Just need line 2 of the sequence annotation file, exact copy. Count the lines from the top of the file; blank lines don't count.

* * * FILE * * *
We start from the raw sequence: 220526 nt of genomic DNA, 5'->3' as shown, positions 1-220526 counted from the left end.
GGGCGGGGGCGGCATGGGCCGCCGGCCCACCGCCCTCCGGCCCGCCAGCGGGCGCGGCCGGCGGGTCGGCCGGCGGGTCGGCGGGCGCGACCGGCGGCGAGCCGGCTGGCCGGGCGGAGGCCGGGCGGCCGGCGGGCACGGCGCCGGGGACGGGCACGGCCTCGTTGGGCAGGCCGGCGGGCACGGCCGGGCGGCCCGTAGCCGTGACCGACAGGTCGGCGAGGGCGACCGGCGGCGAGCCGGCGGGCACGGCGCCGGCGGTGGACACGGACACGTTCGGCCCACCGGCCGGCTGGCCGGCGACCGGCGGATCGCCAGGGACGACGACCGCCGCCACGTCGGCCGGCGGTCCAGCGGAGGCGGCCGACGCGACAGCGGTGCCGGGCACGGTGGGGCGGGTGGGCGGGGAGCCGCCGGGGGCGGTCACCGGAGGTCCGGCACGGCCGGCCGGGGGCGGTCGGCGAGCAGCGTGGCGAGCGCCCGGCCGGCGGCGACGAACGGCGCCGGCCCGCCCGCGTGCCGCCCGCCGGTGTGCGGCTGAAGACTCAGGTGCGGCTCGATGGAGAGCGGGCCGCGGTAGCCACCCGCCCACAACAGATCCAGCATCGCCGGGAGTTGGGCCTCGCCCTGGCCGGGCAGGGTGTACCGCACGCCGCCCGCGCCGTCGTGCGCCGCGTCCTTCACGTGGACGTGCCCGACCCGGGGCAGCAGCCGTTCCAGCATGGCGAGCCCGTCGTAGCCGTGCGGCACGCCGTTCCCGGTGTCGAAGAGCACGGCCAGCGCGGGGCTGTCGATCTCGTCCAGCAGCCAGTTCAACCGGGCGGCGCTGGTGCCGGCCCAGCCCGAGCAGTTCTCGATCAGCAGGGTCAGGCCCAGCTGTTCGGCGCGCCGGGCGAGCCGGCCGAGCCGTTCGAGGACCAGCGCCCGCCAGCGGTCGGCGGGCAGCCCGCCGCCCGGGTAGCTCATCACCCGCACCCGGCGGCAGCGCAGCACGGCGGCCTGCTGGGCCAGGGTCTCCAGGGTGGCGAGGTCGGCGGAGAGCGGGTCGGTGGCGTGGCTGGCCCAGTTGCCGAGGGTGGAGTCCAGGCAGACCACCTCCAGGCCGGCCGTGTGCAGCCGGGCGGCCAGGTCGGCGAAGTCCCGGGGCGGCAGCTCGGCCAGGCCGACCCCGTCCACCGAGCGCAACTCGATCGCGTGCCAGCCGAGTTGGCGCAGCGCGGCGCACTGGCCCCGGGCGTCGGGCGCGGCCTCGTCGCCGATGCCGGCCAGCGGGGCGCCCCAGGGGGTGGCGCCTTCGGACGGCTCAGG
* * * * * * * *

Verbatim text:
GGGCGGGGGCGGCATGGGCCGCCGGCCCACCGCCCTCCGGCCCGCCAGCGGGCGCGGCCGGCGGGTCGGCCGGCGGGTCGGCGGGCGCGACCGGCGGCGAGCCGGCTGGCCGGGCGGAGGCCGGGCGGCCGGCGGGCACGGCGCCGGGGACGGGCACGGCCTCGTTGGGCAGGCCGGCGGGCACGGCCGGGCGGCCCGTAGCCGTGACCGACAGGTCGGCGAGGGCGACCGGCGGCGAGCCGGCGGGCACGGCGCCGGCGGTGGACACGGACACGTTCGGCCCACCGGCCGGCTGGCCGGCGACCGGCGGATCGCCAGGGACGACGACCGCCGCCACGTCGGCCGGCGGTCCAGCGGAGGCGGCCGACGCGACAGCGGTGCCGGGCACGGTGGGGCGGGTGGGCGGGGAGCCGCCGGGGGCGGTCACCGGAGGTCCGGCACGGCCGGCCGGGGGCGGTCGGCGAGCAGCGTGGCGAGCGCCCGGCCGGCGGCGACGAACGGCGCCGGCCCGCCCGCGTGCCGCCCGCCGGTGTGCGGCTGAAGACTCAGGTGCGGCTCGATGGAGAGCGGGCCGCGGTAGCCACCCGCCCACAACAGATCCAGCATCGCCGGGAGTTGGGCCTCGCCCTGGCCGGGCAGGGTGTACCGCACGCCGCCCGCGCCGTCGTGCGCCGCGTCCTTCACGTGGACGTGCCCGACCCGGGGCAGCAGCCGTTCCAGCATGGCGAGCCCGTCGTAGCCGTGCGGCACGCCGTTCCCGGTGTCGAAGAGCACGGCCAGCGCGGGGCTGTCGATCTCGTCCAGCAGCCAGTTCAACCGGGCGGCGCTGGTGCCGGCCCAGCCCGAGCAGTTCTCGATCAGCAGGGTCAGGCCCAGCTGTTCGGCGCGCCGGGCGAGCCGGCCGAGCCGTTCGAGGACCAGCGCCCGCCAGCGGTCGGCGGGCAGCCCGCCGCCCGGGTAGCTCATCACCCGCACCCGGCGGCAGCGCAGCACGGCGGCCTGCTGGGCCAGGGTCTCCAGGGTGGCGAGGTCGGCGGAGAGCGGGTCGGTGGCGTGGCTGGCCCAGTTGCCGAGGGTGGAGTCCAGGCAGACCACCTCCAGGCCGGCCGTGTGCAGCCGGGCGGCCAGGTCGGCGAAGTCCCGGGGCGGCAGCTCGGCCAGGCCGACCCCGTCCACCGAGCGCAACTCGATCGCGTGCCAGCCGAGTTGGCGCAGCGCGGCGCACTGGCCCCGGGCGTCGGGCGCGGCCTCGTCGCCGATGCCGGCCAGCGGGGCGCCCCAGGGGGTGGCGCCTTCGGACGGCTCAGG